Having taken time reflecting on what a good cruise we had just had, our attention naturally turned to how we would make the ‘Canary Island Contrasts’ cruise just as special. As we embarked our passengers, we once again felt that sense of anticipation and excitement that grows and grows the closer the time comes to casting off the lines and setting sail, and with a 14 day cruise featuring visits to Morocco, four different Canary Islands and beautiful Madeira, it’s not hard to understand why everybody is looking forward to the voyage so much.
The approach to Casablanca harbour is an interesting one in that a large swell often develops close to the harbour entrance. In order to counteract this, and ensure no orange juice was spilled at breakfast, I kept the speed up as we passed through the breakwaters into the inner harbour and ensured the stabilisers were left out until the very last moment. This proved to work well and very shortly after the Saga Sapphire was made fast safely on her berth.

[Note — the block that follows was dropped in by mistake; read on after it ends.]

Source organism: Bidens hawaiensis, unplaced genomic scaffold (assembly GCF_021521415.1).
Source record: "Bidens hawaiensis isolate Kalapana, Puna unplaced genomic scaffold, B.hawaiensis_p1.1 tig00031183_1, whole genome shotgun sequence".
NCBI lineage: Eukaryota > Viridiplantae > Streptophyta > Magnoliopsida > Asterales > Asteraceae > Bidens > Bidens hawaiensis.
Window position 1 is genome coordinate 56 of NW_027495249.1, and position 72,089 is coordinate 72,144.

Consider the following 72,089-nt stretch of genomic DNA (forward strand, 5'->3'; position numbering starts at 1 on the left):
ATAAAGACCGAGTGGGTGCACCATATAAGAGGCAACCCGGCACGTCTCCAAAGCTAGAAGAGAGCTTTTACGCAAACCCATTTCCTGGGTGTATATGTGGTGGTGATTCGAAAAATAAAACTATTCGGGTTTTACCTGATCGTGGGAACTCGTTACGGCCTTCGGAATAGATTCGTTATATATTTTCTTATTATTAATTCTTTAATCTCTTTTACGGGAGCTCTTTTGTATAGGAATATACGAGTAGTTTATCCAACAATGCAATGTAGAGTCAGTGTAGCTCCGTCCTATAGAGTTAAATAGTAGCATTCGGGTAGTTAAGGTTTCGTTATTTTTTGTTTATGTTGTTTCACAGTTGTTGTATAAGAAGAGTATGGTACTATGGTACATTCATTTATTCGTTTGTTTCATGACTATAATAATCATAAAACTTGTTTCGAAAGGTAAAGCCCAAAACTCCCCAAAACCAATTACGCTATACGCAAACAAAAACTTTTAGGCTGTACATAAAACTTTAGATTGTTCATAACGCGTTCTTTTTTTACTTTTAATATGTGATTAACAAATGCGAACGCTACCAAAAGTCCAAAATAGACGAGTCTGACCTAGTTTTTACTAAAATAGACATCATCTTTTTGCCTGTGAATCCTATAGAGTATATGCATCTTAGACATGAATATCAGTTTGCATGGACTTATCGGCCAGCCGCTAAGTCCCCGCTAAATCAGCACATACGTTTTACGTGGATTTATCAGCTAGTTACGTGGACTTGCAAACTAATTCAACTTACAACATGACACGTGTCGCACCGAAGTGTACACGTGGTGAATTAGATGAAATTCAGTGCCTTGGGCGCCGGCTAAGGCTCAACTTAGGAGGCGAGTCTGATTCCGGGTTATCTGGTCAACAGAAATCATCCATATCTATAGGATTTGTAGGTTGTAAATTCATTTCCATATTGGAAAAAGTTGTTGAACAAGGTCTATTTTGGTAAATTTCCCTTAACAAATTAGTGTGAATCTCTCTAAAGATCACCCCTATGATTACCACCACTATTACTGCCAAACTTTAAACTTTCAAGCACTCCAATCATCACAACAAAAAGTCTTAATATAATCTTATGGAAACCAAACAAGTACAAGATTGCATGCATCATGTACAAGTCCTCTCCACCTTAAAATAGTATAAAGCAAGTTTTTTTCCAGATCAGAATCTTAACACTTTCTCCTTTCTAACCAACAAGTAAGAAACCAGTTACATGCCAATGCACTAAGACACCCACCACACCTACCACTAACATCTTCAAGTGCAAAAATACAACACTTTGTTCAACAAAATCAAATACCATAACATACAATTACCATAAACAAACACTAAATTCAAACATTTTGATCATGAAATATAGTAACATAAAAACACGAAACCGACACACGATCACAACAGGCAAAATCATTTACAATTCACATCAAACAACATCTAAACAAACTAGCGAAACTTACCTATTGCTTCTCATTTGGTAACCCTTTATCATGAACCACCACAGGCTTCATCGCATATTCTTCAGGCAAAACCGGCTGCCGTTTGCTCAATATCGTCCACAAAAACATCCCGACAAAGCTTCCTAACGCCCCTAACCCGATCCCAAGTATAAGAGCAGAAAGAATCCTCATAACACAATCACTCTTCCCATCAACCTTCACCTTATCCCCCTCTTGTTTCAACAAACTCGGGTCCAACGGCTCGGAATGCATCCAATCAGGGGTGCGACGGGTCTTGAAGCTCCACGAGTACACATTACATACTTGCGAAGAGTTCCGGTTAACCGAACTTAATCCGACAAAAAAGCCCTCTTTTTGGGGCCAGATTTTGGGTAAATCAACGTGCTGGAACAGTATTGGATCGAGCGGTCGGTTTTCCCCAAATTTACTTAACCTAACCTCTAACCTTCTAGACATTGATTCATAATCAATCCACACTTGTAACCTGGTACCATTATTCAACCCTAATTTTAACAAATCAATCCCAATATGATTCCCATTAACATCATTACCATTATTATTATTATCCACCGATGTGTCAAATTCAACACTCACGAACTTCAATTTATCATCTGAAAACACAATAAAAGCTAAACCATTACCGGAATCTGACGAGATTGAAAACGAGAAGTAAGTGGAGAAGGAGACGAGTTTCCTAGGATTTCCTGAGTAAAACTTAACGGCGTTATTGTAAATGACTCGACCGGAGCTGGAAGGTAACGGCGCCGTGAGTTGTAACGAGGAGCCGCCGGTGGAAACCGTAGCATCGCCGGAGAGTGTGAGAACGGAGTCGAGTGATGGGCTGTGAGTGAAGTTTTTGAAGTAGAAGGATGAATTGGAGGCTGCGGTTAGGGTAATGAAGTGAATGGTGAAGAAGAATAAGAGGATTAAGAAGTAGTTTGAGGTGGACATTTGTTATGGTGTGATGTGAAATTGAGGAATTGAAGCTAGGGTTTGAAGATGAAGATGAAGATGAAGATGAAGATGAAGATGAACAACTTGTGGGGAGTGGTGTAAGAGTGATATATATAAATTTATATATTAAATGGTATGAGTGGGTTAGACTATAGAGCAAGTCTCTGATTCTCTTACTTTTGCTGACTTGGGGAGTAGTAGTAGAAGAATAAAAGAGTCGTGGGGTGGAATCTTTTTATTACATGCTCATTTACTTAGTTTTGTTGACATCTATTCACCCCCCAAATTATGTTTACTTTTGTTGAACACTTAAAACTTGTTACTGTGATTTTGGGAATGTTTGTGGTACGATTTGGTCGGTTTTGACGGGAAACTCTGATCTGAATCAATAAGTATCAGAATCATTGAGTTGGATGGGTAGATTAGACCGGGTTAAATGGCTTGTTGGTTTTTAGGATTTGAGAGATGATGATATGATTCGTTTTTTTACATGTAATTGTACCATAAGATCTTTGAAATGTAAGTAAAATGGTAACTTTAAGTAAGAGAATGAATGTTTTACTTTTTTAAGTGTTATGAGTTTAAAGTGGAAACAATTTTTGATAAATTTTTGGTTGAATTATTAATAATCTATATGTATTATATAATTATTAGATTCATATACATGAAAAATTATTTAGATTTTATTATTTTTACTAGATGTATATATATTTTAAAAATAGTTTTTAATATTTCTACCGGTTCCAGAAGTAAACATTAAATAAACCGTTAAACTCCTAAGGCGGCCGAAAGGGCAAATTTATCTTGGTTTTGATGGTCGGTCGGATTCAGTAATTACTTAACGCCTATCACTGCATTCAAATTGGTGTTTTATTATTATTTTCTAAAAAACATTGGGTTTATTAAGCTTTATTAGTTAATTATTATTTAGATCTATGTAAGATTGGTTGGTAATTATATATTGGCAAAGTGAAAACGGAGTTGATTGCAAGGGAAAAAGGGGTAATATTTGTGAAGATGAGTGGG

Today there were 3 tours to choose from the first one being the ‘Casablanca and Hassan ll Mosque’ which departed at 8:15am. The first destination on this tour was the Habbous quarter and the Royal Palace where our Guests could view the Mhakama du Pasha Law courts and the Cathedral Notre Dame. They then took the coastal road to the Hassan ll Mosque, after admiring its interior they continued along the Corniche to see the sweeping views of the Atlantic. The tour was completed with a welcome stop at a hotel for refreshments and having some free time in the city centre for some shopping and independent exploration.
The second tour that departed at 8:30am was the ‘Rabat Revealed’ excursion. Before heading out of Casablanca our Passengers paused for a photo stop at the Hassan ll Mosque, and then proceeded to Morocco’s administrative capital, Rabat. The first stop was at the Royal Palace esplanade to admire the beautiful gardens and exquisite mosaics. They then learnt a little more about the city’s history as they visited the Hassan Tower and Mausoleum, finishing the tour with a traditional Moroccan lunch and a leisurely drive back to Casablanca.
With all our guests safely aboard we departed the harbour in the early evening and now plot a SW’ly course towards the Canary Islands and our first stop there, Arrecife on Lanzarote.